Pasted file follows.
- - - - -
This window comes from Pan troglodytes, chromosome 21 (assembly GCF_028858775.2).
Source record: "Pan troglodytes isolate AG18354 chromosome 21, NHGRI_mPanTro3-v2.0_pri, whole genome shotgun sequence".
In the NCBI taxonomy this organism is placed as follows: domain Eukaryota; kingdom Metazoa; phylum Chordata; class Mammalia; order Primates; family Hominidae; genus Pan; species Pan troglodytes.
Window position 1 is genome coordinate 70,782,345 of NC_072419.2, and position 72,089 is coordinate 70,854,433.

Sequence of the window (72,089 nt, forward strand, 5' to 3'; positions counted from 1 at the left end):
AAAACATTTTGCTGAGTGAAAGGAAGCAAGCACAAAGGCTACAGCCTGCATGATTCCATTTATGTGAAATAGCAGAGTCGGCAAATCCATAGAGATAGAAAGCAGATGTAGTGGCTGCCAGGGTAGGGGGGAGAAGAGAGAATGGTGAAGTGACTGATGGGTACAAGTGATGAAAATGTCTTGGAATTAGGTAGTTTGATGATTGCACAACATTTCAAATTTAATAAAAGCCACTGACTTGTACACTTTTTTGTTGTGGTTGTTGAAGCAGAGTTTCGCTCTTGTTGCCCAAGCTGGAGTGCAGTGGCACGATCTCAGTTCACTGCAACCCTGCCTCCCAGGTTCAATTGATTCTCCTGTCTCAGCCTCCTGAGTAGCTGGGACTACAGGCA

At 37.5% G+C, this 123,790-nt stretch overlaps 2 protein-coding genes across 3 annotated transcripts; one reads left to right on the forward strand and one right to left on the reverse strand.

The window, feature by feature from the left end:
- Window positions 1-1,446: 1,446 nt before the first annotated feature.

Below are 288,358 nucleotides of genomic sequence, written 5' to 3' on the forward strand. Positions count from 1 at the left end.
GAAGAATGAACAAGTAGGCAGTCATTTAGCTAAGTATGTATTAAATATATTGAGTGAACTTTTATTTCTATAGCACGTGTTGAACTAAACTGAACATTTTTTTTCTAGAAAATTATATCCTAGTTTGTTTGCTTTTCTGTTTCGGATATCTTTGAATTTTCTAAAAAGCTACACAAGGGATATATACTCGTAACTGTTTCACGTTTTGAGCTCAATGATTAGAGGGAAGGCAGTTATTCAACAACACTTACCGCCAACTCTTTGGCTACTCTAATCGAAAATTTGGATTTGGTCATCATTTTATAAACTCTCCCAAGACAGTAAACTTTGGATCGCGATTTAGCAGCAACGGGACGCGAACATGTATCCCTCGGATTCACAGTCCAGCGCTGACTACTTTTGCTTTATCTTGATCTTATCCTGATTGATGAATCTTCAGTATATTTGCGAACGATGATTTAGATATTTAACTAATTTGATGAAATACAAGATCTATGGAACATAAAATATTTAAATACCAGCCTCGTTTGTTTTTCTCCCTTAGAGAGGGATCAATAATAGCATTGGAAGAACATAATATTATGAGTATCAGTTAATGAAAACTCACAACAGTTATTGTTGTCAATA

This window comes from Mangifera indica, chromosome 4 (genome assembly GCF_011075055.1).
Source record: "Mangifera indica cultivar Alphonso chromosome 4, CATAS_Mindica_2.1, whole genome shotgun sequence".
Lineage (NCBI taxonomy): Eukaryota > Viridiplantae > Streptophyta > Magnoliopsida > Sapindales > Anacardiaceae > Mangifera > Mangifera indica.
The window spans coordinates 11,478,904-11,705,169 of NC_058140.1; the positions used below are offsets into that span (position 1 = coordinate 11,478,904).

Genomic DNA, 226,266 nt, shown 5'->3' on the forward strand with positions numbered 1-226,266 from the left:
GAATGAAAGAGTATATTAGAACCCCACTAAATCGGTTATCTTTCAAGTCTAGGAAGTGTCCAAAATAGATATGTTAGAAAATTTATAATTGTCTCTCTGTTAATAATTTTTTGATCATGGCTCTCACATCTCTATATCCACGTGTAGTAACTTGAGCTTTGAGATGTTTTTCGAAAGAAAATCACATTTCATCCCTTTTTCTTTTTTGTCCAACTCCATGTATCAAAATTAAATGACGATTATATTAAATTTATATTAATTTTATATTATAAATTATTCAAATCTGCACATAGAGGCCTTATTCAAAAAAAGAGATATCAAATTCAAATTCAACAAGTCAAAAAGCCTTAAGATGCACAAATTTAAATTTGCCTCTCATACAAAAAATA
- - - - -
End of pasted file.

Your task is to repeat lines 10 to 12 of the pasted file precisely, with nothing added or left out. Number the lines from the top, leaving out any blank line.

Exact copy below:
Below are 288,358 nucleotides of genomic sequence, written 5' to 3' on the forward strand. Positions count from 1 at the left end.
GAAGAATGAACAAGTAGGCAGTCATTTAGCTAAGTATGTATTAAATATATTGAGTGAACTTTTATTTCTATAGCACGTGTTGAACTAAACTGAACATTTTTTTTCTAGAAAATTATATCCTAGTTTGTTTGCTTTTCTGTTTCGGATATCTTTGAATTTTCTAAAAAGCTACACAAGGGATATATACTCGTAACTGTTTCACGTTTTGAGCTCAATGATTAGAGGGAAGGCAGTTATTCAACAACACTTACCGCCAACTCTTTGGCTACTCTAATCGAAAATTTGGATTTGGTCATCATTTTATAAACTCTCCCAAGACAGTAAACTTTGGATCGCGATTTAGCAGCAACGGGACGCGAACATGTATCCCTCGGATTCACAGTCCAGCGCTGACTACTTTTGCTTTATCTTGATCTTATCCTGATTGATGAATCTTCAGTATATTTGCGAACGATGATTTAGATATTTAACTAATTTGATGAAATACAAGATCTATGGAACATAAAATATTTAAATACCAGCCTCGTTTGTTTTTCTCCCTTAGAGAGGGATCAATAATAGCATTGGAAGAACATAATATTATGAGTATCAGTTAATGAAAACTCACAACAGTTATTGTTGTCAATA

This window comes from Mangifera indica, chromosome 4 (genome assembly GCF_011075055.1).